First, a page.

Publication details

Eyetracking as a Tool For Measuring Students' Attention When Working With Physics Textbooks

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Year of publication 2018
Type Article in Proceedings
Conference 10th International Conference on Education and New Learning Technologies
MU Faculty or unit

Faculty of Education

Keywords Textbooks; Eye-tracking; Physics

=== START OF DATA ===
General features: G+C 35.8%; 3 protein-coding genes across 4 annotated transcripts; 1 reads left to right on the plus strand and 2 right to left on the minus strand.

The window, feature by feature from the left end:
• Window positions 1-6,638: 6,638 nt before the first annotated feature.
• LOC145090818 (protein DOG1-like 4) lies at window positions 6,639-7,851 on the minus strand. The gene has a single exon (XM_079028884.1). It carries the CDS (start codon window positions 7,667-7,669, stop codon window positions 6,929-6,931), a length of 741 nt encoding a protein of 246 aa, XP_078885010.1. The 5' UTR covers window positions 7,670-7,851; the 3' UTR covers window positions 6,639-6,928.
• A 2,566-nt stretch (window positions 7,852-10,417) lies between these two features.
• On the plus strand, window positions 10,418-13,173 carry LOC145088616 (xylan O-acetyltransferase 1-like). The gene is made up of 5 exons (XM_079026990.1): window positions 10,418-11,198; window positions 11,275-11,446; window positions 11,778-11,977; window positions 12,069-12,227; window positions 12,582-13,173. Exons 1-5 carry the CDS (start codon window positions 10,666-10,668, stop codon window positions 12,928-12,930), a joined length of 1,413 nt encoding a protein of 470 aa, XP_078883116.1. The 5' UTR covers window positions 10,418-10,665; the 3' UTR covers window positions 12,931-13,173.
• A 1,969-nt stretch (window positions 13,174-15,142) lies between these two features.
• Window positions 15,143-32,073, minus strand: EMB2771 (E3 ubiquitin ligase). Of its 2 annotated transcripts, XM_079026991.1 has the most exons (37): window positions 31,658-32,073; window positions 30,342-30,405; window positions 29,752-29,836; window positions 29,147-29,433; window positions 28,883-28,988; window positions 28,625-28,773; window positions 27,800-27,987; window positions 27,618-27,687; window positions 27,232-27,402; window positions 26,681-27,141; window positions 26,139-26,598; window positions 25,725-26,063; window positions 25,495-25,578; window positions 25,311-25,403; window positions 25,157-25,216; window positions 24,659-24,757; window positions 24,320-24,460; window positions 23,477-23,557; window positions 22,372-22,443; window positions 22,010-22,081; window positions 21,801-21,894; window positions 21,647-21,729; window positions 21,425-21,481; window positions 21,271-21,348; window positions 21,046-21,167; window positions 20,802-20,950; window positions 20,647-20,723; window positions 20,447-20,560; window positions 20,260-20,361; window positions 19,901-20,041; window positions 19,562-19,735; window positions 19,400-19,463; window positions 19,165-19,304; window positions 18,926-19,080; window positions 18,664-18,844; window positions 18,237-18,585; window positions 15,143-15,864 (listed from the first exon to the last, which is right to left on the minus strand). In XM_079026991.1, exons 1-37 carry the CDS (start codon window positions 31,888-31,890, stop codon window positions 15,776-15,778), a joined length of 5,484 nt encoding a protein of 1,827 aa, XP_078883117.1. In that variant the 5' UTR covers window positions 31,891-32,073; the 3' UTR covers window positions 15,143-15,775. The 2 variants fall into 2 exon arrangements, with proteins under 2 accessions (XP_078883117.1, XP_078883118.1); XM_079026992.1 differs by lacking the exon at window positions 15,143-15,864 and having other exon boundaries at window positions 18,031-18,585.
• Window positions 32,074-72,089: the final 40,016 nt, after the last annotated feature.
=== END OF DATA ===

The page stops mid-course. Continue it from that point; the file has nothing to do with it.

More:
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Description Nowadays, printed materials are still an integral part of everyday human activities despite the transition to mobile technologies and digitization. Before we buy, we review leaflets of retail chains, read magazines in leisure time, and use books and textbooks to learn. Traditional printed forms of these media begin to replace their electronic versions, however, the traditional form still has its supporters and applications. From the point of view of teaching, the work with the textbook or the text represents a desirable teaching method, which creates and improves the ability of the pupils to work independently with text information. Regular placement of this teaching method during lesson at the same time helps students to develop positive attitudes towards the book. A positive attitude to read text is also desirable in the whole process of education, but it also has its non-negligible place in everyday life. The design of each text document must always be modified by its creators so as to be as welcoming as possible for a particular target audience. Apart from design, the layout and, of course, the content itself is also essential. Suitable texts and design elements have their justification. Proper design and layout of the text can result in the pupils gaining or losing their attention, which can subsequently lead to success or failure in learning. To test attention and perception in connection with design, layout, and content of textual backgrounds, eye-tracking can be used. Examining the process of reading a textbook in the form of eye-tracking allows for an objective view of pupils' attention and perception within the teaching process. The acquired knowledge can then be used to create more effective teaching methods or textbooks themselves. This paper compares the attention and perception of three printed physics textbooks for students of grammar schools. Within each textbook, a chapter on internal combustion engines was selected. The research focuses on differences in the degree of attention and time of first attention within each stimulus in the textbook. Eyetracking was used as a research method using the SMI RED 250 instrument. The outputs indicate the importance of stylizing text according to the inverse pyramid rule, but also show the importance of the meaning of the images. An important factor in the creation of textbooks is also the non-use of excess amounts of stimuli that attract pupils' attention at the expense of more important information.
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